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The Dangers of Snapchat

Thursday, August 18, 2022 @ 12:45 PM The Dangers of Snapchat ATTENTION: Major social media outlets are finding ways to block the conservative/evangelical viewpoint. Click here for daily electronic delivery of The Stand's Daily Digest - the day's top blogs from AFA.

Hannah Meador The Stand Writer MORE

“Mom! Look at the funny filters on my face.”

Statements like these are often made when a child has access to use the photo-sharing app, Snapchat. And I have to admit, it is kind of amusing how an app can scan your face and instantly turn it into a puppy dog. But deep down, there is something even darker in this app, and it is targeting today’s children and teens.

At this point, there is a plethora of social media sites posing deep dangers. And when it comes to children, these sites are a playground for predators. Instagram, Facebook, and TikTok are discussed regularly. But what about Snapchat?

As I mentioned before, there are a few fun, enticing reasons that kiddos gravitate toward the app. It has several different fun filters, and it is a quick and easy way to talk to friends through pictures. But, as Uncle Ben from Spiderman once said, “With great power, comes great responsibility.” Or as part of Luke 12:48 puts it, “to whom much is given, much shall be required.” 

And there is much responsibility when it comes to operating any social media account, and a disappearing photo-sharing app is no exception.

Snapchat was first created in 2011 by two Sanford University students. They thought that text messages didn’t allow individuals to convey enough emotion. So, they thought that they could create an app that allowed images to reach where words could not. But the creators had one big concern, or, as an article from Very Well Family puts it:

“They were also nervous that a quick snap of a cellphone camera showing a particular emotion might end up being inappropriate for a social media site where the picture could be posted for all the world to see. Thus, the concept of a time-limited photo-sharing application was born.”

Hmm… I wonder what they mean by inappropriate for social media. Oh, right, they mean naked images or “nudes” as the kids so commonly call them nowadays.

You see, the original name for the app was Picaboo, and it was designed so that individuals could send these specific types of images to others and not have to worry about them being stored or shared. In essence, they thought they’d created the safest way to get porn distributed around campus and hide it all under the guise of an app.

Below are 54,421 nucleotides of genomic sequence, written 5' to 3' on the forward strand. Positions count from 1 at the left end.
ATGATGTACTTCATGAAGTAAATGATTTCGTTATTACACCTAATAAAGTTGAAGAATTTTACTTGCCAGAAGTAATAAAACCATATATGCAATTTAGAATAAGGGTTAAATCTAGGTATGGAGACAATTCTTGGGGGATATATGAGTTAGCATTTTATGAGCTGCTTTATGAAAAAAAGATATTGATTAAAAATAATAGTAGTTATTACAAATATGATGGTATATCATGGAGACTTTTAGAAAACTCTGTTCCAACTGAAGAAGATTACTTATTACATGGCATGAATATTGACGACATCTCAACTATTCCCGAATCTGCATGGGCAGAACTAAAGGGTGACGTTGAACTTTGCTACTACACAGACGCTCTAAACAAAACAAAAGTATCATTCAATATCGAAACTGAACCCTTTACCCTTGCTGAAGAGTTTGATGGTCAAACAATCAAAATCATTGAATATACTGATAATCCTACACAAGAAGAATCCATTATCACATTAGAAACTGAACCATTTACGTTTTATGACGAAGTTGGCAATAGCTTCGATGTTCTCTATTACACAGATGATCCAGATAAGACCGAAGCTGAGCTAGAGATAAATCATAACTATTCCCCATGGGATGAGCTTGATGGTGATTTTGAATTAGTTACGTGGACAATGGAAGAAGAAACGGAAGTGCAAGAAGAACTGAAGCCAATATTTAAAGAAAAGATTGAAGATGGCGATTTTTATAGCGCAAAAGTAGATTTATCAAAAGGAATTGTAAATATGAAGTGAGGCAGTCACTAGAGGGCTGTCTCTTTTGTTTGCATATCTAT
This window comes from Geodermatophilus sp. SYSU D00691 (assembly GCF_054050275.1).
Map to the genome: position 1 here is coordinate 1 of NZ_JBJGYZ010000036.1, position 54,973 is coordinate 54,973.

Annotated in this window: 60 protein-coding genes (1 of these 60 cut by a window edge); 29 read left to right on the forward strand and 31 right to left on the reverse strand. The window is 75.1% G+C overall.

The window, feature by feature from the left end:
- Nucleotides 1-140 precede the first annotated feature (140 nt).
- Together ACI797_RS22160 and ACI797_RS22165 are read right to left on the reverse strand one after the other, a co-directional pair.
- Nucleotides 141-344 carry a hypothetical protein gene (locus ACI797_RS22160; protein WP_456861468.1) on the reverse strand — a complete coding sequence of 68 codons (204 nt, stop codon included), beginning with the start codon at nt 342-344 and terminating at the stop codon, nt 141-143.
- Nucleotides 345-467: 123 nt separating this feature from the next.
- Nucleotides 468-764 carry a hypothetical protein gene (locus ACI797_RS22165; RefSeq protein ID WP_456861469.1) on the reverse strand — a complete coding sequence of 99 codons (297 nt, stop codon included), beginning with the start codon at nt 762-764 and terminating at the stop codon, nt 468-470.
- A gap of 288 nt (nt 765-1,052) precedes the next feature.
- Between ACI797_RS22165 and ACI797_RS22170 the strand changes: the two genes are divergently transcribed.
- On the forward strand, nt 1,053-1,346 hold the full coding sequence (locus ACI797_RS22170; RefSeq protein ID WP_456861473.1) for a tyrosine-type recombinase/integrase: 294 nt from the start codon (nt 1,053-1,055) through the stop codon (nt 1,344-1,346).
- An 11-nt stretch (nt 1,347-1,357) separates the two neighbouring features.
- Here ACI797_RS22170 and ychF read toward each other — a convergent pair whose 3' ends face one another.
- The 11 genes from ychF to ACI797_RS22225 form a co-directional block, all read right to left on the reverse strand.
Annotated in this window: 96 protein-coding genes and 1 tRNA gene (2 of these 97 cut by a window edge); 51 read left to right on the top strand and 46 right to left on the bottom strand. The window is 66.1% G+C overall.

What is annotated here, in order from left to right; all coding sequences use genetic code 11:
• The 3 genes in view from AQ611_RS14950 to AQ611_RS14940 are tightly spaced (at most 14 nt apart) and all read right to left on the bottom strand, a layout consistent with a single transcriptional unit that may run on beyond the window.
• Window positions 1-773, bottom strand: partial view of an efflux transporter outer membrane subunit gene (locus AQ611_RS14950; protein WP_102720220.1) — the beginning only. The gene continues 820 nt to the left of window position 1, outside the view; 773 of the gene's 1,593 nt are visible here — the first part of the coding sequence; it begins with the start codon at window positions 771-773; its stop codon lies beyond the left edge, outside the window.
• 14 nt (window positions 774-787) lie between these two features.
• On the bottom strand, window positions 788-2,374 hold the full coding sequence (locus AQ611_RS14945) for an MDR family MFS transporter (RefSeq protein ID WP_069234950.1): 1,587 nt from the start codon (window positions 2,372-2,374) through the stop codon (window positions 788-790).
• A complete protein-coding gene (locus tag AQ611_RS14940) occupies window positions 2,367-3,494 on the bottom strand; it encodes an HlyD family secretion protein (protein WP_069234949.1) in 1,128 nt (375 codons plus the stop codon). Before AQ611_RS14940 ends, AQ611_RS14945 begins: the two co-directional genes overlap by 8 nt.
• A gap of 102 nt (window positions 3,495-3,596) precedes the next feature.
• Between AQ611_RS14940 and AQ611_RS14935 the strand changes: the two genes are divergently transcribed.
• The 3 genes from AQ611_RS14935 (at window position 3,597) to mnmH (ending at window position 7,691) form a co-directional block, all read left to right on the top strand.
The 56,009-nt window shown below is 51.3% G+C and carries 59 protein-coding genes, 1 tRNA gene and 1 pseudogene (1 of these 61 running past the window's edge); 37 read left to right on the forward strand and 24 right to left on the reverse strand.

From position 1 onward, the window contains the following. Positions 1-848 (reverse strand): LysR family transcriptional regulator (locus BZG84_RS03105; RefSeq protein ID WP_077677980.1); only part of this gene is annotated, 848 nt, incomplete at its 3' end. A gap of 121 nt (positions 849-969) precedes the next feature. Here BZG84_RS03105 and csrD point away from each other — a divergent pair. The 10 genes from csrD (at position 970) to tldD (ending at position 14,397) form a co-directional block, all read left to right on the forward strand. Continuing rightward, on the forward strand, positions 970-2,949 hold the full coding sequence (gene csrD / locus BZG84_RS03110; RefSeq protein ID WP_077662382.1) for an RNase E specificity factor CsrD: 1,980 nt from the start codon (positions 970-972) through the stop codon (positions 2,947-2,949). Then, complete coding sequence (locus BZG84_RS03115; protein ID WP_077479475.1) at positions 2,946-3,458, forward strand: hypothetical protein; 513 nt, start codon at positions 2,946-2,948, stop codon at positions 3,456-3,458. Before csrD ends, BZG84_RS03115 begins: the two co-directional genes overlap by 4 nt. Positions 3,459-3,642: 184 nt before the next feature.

And may I just say, the sharing of these images didn’t stop because of a name change. As troubling as this may be, pornography is just one of the many dangerous reasons kids should steer clear of the app:

  1. Through Snapchat, there is easy access to magazines containing material that isn’t child appropriate. For example, with just a few clicks, young users can find stories on how to get an abortion (and hide it from parents).
  2. Most users also operate friendships based on how long their “streak” is. Meaning, that as long as someone sends you an image within a 24-hour period, even if that image is of the floor, you’ll get a day added to your streak. Often, when streaks are lost, so are the “friendships.” This creates the constant pressure of keeping “friends” entertained and responsive in any way possible.
  3. Plus, constant usage adds to a vanity complex. I think this one is pretty self-explanatory. If someone is taking pictures of themselves all day every day, what’s to be expected?

I don’t know why, but this issue always makes me think of the children’s song “O Be Careful, Little Eyes.” With all my being, I firmly believe that little eyes should be protected at all costs. And one way to protect the eyes of our children is by monitoring what apps they use – starting with Snapchat.

O be careful, little eyes, what you see.
O be careful, little eyes, what you see.
For the Father up above
Is looking down in love.
So, be careful, little eyes. what you see.

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